This Is 40 is a pseudo-sequel to Knocked Up, the movie that made Seth Rogen a star and fooled America into thinking that Katherine Heigl was, maybe, a leading lady. The most interesting characters in the movie were, however, the bickering married couple with the precocious kids. Paul Rudd brought his earnest charm to discuss how difficult is marriage and parenting, while Leslie Mann overshared in the way a real couple does. That small bit is expanded in This Is 40, Judd Apatow’s rumination on the nature of aging, an amusing, overlong, and unfocused story of a couple hitting middle age.
I sat through This is 40 mildly amused but there are no breakout characters or particularly memorable scenes. Instead what Apatow and crew have provided is a dramedy that takes seriously the challenges faced by couples who have changed since they got together. Toward the end of the film I asked, “what is the point of this movie?” It feels like Apatow’s attempt to work through his issues in the only way he knows how, through a multimillion dollar production. That’s not a bad thing, per se, as he is an affable writer but the movie is in desperate need of an editor. There are a dozen tangents, from an estranged father trying to reconnect with his daughter (John Lithgow) to one of the little girl’s tirade about how she was disappointed by the ending of the TV show LOST. While the movie resonates on an emotional level it fails to connect with the audience because of its wandering structure.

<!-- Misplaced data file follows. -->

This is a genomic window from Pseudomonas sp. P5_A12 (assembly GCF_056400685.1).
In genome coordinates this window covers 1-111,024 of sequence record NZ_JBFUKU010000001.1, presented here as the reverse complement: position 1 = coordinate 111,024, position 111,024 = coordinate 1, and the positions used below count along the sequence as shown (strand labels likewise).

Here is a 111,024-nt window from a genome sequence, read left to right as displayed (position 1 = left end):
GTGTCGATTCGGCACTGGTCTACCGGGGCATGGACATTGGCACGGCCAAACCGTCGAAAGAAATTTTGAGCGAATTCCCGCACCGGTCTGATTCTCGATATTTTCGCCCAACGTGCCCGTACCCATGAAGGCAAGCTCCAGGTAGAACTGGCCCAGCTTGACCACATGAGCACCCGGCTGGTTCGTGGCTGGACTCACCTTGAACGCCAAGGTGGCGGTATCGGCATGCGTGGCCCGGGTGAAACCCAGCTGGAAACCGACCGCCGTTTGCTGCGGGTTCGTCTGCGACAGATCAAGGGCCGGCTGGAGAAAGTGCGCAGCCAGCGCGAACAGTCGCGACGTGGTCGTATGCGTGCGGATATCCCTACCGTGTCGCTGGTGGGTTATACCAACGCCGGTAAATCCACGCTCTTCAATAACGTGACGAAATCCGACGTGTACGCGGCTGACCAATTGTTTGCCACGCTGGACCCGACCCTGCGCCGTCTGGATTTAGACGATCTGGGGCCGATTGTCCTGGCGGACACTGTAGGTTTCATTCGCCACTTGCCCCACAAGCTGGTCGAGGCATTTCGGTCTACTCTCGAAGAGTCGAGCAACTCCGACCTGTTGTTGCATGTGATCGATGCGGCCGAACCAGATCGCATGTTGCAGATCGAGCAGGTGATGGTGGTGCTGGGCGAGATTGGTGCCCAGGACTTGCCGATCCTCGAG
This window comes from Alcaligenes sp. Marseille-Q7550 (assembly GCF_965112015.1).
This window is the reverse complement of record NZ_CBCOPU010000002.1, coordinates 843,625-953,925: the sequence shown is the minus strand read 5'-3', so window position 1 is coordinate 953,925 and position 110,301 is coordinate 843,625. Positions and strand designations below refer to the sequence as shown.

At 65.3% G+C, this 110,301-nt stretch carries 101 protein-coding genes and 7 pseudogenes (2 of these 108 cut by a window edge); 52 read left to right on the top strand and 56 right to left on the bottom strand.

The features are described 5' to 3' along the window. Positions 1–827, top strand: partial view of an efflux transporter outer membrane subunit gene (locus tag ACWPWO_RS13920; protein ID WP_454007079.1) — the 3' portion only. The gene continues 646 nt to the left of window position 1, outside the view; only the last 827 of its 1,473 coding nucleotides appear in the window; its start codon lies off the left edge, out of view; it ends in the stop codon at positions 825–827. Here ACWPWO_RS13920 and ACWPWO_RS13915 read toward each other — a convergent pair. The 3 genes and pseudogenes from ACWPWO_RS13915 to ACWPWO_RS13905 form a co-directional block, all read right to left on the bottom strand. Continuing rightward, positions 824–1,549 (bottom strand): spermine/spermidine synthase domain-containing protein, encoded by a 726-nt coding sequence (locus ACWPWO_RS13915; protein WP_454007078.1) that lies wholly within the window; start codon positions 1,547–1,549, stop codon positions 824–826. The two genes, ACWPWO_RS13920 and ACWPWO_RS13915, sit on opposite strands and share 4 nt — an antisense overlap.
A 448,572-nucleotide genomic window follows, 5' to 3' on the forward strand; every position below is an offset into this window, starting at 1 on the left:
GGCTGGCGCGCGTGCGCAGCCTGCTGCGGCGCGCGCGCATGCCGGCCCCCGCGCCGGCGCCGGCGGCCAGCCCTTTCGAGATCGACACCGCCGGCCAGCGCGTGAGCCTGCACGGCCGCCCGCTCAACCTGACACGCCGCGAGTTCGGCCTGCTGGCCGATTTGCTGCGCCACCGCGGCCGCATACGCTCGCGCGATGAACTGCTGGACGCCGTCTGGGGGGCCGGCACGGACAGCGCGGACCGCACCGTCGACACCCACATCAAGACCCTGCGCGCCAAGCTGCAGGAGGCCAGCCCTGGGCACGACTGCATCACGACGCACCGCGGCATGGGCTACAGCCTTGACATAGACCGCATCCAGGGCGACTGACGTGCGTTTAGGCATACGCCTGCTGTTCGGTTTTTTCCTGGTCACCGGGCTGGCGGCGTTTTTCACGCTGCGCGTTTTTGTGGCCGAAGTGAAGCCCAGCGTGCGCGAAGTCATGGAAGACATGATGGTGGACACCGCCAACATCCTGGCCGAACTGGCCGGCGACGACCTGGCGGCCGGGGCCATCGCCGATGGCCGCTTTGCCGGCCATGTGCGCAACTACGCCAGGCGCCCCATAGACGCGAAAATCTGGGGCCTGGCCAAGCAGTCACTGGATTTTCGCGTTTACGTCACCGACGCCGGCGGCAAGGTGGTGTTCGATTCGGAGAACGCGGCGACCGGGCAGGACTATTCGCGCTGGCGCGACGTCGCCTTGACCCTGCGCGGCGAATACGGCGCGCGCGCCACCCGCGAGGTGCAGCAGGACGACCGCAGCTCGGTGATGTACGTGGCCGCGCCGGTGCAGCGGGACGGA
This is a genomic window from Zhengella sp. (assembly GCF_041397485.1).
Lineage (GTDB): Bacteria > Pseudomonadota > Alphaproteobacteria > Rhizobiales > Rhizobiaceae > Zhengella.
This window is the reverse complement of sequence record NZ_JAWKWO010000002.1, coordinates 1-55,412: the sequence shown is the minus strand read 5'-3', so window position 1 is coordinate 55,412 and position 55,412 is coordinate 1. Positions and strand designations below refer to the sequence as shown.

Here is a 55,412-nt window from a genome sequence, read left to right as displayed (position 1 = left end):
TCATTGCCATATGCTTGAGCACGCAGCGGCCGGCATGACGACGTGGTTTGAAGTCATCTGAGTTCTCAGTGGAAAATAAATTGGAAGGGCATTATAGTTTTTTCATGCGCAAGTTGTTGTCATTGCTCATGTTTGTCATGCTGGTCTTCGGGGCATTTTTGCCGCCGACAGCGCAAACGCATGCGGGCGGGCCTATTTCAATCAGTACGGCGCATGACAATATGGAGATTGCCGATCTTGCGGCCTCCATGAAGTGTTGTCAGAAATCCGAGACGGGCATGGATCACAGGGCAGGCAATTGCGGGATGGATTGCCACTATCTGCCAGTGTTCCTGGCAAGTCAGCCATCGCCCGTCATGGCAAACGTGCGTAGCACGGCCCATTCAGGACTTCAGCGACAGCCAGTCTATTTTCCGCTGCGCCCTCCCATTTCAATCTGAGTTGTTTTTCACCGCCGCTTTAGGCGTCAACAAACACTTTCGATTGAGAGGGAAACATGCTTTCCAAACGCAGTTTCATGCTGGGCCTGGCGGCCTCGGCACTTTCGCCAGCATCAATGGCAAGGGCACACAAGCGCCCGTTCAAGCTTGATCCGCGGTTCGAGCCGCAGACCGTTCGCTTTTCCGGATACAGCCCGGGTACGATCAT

There’s nothing bad nor particularly great about This Is 40. It goes through the comedic motions and hits you with some drama when you expect it, but is never terribly funny and is, at times, a bit of a slog to get through. Entertaining, sure, but not enough to justify a trip to the theater.
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